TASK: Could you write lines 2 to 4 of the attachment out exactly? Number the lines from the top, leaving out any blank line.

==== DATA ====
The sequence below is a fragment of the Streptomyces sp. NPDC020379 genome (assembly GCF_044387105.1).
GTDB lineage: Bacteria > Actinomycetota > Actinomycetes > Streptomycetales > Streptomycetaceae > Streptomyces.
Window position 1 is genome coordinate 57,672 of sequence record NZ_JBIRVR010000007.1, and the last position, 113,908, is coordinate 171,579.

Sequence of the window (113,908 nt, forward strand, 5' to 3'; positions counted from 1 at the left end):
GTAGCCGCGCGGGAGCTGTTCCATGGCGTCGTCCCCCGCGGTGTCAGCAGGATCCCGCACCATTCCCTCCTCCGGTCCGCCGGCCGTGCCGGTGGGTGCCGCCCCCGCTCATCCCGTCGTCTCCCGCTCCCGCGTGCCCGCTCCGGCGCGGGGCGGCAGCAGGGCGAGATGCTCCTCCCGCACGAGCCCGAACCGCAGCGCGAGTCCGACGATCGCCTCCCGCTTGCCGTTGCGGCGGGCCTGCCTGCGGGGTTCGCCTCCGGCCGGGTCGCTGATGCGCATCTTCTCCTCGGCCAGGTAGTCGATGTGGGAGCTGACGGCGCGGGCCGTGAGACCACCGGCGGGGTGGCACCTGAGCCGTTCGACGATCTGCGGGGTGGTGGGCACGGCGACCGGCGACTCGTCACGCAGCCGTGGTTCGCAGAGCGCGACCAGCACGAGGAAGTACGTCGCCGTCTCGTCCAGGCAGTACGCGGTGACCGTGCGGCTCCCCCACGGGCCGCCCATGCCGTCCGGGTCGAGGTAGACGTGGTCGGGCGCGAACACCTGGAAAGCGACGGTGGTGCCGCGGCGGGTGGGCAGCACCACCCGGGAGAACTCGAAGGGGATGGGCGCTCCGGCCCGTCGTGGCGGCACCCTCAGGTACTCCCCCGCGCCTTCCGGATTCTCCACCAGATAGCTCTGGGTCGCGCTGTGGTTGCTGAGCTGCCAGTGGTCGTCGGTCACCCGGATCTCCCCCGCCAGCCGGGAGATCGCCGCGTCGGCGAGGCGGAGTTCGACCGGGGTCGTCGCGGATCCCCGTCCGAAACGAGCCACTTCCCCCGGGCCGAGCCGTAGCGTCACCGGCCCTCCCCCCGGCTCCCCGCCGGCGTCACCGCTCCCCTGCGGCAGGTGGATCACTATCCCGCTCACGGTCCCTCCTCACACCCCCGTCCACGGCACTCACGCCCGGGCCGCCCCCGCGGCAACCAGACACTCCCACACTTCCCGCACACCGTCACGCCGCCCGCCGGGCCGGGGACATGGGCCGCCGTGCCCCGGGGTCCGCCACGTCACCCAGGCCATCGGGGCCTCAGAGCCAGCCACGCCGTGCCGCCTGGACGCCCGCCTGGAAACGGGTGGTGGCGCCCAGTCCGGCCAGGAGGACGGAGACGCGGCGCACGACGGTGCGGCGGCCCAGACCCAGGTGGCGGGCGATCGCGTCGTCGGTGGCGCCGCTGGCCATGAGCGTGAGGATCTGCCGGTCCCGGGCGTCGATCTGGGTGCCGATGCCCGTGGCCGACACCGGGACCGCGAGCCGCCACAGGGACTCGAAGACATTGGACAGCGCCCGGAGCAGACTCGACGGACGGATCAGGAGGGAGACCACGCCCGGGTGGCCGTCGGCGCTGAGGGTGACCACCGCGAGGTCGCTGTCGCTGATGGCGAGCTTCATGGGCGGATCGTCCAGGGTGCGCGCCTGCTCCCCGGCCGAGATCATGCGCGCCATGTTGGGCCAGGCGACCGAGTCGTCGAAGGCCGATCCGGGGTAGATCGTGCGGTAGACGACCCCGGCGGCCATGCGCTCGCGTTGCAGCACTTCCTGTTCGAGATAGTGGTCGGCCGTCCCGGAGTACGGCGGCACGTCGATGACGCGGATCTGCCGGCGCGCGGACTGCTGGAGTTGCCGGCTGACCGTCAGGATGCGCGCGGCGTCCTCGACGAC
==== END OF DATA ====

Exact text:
GTDB lineage: Bacteria > Actinomycetota > Actinomycetes > Streptomycetales > Streptomycetaceae > Streptomyces.
Window position 1 is genome coordinate 57,672 of sequence record NZ_JBIRVR010000007.1, and the last position, 113,908, is coordinate 171,579.

Sequence of the window (113,908 nt, forward strand, 5' to 3'; positions counted from 1 at the left end):